It was a little luck, but mostly just a simple causal understanding, and the decision to engage with the weather rather than passively letting the weather happen to us.
Jim has kept his old weatherman screen name over the years, as he’s made new accounts on new networks. Today he's pretty active on Twitter as @wxmann.
“That’s an interesting take,” Jim muttered to himself one morning as he thumbed through the Tweets on his phone. I’ve only ever heard this phrase in the context of political commentary, and I reflexively asked Jim what he was reading. He immediately started talking about wind patterns, temperatures, and dew points, all of which went over my head. “The upshot is that this guy thinks tornadoes will happen farther north this evening. I’m not so sure.”
Jim was reading Weather Twitter. Despite Zuckerberg’s consistent description of Facebook as “a community”, social media (including Facebook, Twitter, and Instagram) are less a single community than they are a substrate upon which different communities grow. On Twitter, whose public nature lends itself to interest-based groups, we get weird and wonderful niche communities, from the young queer opera fans of Opera Twitter to the avant-garde metafictional glitch artists of Weird Twitter to, yes, the storm-chasing, radar-watching meteorology nerds of Weather Twitter.
I let Jim weigh in on the forecasts and went down to enjoy the hotel’s complimentary breakfast. While eating my mass-produced omelette and sausage, I found myself watching a weather report on TV in the hotel dining room.
KANSAS HAS HAD A RECORD YEAR, the newscast declared. KANSAS HASN’T REACHED THE MONTH OF MAY WITHOUT A TORNADO SINCE 1980. COULD TODAY BE THE DAY?
I was struck by the difference in Jim’s explanations and the newscaster’s. Jim spoke in expert terms; the newscaster, in lay terms. The newscaster’s commentary was based the statistics of outcomes. Jim’s explanations were all about the causal dynamics of storms. Most importantly, the news made me feel like all I could do was speculate and gamble on the weather, where nothing more could be learned. Jim’s discussion made me feel the weather was something we could understand and grasp and make sense of, if only we dug deep enough.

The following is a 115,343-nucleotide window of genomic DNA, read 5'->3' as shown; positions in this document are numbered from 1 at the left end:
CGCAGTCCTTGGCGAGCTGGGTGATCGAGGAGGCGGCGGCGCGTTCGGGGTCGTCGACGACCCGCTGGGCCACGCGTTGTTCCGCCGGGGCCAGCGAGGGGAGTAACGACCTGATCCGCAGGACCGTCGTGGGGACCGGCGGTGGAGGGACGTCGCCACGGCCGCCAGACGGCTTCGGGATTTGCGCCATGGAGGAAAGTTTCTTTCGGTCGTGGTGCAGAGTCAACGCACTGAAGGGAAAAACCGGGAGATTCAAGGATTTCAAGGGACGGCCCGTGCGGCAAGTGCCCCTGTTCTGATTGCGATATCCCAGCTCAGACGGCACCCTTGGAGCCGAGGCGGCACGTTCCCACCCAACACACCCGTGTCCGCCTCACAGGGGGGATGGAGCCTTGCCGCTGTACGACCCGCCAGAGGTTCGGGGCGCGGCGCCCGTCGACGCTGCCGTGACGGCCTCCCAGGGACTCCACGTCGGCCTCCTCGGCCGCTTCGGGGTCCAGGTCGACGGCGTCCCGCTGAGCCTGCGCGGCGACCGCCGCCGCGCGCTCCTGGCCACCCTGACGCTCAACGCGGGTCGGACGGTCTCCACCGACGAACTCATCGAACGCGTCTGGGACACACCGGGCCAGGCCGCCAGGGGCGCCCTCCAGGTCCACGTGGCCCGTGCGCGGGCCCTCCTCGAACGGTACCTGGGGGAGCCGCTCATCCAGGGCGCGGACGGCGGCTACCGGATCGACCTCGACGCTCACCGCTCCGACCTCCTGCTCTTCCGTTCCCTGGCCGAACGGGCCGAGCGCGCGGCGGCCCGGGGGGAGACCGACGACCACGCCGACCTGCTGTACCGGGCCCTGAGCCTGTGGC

As it turned out, our most successful evening of chasing tornadoes was in Kansas. We spent the afternoon in Great Bend, mostly on the lawn in front of the courthouse. Jim had tweeted an invitation to join us (tagged #wxtwitter), and we were soon joined by about a dozen other storm chasers from Weather Twitter.
The gathering must have appeared, to an outsider, similar to many other modern, mediocre social events — there was not much conversation, because everyone was staring at their phones. A closer observer, though, might have likened it to a football watching party, because they all were looking at (and commenting on) the same thing: weather radar and observations. Introductions and small talk were punctuated by chasers periodically commenting on a storm forming or turning towards an area with higher humidity.
Around 3:30, one of the storms to our south started picking up. One pair of storm chasers decided to pack up and head that way. Another group followed, and another, and suddenly Jim and I were sitting alone on the grass munching our snacks. I meekly asked the obvious question.
“Everyone else is gone. Should we head out, too?”
“Nah. I don’t like that storm to the north as much as the southerly one. More moisture farther south. That one’s closer to us, so we have some time.”
We eventually got in the car, me driving and Jim watching the weather radar and road maps to tell me where to go. We drove north for about an hour, then cut west until we caught sight of the storm. Finding a hill with a clear view, we pulled off the road to watch.
As the storm approached, we got back in the car and backtracked east, then cut north again, then continued east, periodically pulling off by the side of the road to get a better look at the storm. We were looking for rotation in the clouds, which naturally is a necessary precondition for a tornado. We kept tracking it for a couple of hours.
Finally, across the street from a gas station at the intersection of two highways, we and about two dozen other storm chasers caught this: